Re: [INDOLOGY] khyā/khyāti

Birgit Kellner birgit.kellner at
Tue Dec 20 12:39:45 UTC 2016

Lambert Schmithausen's 1965 study "Maṇḍanamiśra's Vibhramavivekaḥ. Mit 
einer Studie zur Entwicklung der indischen Irrtumslehre" (Wien: 
Österreichische Akademie der Wissenschaften) springs to mind. Maṇḍana 
there classifies different error theories in terms of what appears 
(ātmakhyāti, asatkhyāti, anyathākhyati, akhyāti).

That said, on a quick glance I haven't found any particular remarks 
concerning the semantics of khyāti in Schmithausen's work, but it may be 
helpful nonetheless.

With best regards,

Birgit Kellner

Am 2016-12-20 um 12:41 schrieb Matthew Kapstein:
> Dear friends,
> The verb khyā and the noun khyāti that is derived from it seem
> primarily, in early usage,
> to refer to that which is announced, made known, famed. But at some
> point philosophical
> usage takes this over in the sense of that which is known, and above all
> that which is only known apparently,
> referring to surface knowledge or mere appearance as it were. During the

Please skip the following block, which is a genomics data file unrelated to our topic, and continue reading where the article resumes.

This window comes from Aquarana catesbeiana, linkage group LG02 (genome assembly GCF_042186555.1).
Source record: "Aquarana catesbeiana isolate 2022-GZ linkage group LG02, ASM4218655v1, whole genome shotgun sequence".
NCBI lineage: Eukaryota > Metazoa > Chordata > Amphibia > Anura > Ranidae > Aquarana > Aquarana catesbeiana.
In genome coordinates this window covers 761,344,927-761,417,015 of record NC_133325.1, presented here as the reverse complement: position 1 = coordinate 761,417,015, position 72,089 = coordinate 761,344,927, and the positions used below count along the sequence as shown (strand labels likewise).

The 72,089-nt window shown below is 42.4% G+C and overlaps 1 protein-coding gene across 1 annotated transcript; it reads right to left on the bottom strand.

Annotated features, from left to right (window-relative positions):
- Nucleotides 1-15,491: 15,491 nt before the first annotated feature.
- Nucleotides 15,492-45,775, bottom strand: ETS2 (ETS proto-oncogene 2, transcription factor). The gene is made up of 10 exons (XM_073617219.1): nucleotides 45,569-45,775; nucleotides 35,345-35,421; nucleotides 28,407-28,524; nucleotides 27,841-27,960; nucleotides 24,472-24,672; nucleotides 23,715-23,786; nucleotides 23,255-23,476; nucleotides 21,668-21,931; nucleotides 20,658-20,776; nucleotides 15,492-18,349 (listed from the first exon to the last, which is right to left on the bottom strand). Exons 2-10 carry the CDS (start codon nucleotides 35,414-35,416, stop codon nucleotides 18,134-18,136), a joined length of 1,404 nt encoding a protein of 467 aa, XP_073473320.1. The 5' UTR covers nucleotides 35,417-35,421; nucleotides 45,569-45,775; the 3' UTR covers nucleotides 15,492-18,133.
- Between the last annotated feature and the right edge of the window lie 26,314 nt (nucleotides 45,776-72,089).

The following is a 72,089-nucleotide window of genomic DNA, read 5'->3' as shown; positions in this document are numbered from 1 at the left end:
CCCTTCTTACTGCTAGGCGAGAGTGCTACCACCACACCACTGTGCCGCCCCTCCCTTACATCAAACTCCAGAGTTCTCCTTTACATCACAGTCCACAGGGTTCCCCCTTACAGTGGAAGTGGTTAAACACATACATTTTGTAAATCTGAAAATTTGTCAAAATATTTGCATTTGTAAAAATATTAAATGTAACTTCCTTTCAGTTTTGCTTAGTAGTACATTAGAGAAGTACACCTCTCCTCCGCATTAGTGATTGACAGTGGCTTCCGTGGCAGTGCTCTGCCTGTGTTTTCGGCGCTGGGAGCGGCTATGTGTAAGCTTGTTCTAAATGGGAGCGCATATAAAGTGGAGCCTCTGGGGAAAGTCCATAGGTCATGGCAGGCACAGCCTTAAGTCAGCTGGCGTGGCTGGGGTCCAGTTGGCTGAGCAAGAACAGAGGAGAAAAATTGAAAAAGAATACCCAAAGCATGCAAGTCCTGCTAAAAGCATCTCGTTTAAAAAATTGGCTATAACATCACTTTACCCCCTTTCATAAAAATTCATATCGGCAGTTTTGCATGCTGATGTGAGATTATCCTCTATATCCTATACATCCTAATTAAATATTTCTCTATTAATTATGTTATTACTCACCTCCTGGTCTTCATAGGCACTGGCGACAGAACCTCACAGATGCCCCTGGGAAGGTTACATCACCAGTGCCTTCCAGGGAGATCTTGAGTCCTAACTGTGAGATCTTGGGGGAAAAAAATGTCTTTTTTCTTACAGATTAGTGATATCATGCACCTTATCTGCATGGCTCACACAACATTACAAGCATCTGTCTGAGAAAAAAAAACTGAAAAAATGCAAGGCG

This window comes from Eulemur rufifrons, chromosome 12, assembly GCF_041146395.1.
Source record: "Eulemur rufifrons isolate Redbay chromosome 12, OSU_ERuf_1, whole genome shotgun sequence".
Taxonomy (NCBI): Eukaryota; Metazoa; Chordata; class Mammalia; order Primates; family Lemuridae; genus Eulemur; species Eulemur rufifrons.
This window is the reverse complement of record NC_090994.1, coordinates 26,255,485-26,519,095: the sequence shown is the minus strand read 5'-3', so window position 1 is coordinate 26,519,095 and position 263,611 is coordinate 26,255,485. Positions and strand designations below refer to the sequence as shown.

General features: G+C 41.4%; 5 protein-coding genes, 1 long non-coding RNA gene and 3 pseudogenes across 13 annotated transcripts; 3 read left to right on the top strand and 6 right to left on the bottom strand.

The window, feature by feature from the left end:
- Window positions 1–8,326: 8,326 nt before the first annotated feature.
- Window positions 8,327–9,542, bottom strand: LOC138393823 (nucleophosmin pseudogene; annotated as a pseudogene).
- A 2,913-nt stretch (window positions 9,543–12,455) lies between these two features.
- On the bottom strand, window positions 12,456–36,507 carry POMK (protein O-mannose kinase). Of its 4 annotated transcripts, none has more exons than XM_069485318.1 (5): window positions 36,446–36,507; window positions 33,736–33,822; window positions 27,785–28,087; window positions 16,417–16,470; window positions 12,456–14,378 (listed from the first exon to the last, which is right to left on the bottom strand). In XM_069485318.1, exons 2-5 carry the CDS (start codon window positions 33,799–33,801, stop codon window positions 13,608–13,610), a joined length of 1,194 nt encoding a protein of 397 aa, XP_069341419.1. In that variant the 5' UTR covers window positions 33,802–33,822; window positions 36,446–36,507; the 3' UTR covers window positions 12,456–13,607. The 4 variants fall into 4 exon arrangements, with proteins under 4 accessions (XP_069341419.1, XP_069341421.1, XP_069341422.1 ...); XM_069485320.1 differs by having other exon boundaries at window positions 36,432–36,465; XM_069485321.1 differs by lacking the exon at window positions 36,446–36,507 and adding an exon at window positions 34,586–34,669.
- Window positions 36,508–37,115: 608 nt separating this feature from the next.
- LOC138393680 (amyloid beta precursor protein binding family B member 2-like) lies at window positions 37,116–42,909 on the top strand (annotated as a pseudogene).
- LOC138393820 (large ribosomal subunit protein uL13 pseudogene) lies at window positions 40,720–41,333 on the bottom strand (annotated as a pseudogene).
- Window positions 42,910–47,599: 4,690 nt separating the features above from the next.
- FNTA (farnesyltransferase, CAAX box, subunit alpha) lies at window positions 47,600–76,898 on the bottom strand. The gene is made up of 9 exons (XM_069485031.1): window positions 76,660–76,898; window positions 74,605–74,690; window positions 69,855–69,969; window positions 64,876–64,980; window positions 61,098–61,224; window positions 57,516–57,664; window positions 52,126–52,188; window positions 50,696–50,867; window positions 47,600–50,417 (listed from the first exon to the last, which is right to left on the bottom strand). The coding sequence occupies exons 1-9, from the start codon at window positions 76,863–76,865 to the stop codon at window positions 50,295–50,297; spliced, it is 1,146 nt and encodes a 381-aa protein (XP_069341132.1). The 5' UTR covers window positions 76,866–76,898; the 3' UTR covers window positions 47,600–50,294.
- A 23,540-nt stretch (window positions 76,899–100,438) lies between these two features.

> late
> first millennium, this becomes a basis for the classification of
> philosophical systems according
> to their theories of khyāti (khyātivāda), i.e. their differing
> treatments of apparent reality,
> a scheme that I know to be current in both Vedānta
> and Jaina sources. Though one can easily see how
> the various concepts involved here are closely associated, so that the
> shift of meaning is plausible,
> it is not clear to me when this may have occurred, or in which body of
> literature.
> Is anyone aware of any work that explores the semantic history of khyā
> or khyāti, with attention to
> changes of meaning and usage in differing contexts?
> thanks in advance for your responses,
> Matthew Kapstein
> Directeur d'études,
> Ecole Pratique des Hautes Etudes
> Numata Visiting Professor of Buddhist Studies,
> The University of Chicago
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Dr. Birgit Kellner
Institute for the Cultural and Intellectual History of Asia
Austrian Academy of Sciences
Hollandstraße 11-13, 2. OG
A-1020 Vienna / Austria
Phone: +43-(0)1-51581-6420
Fax: +43-(0)1-51581-6410

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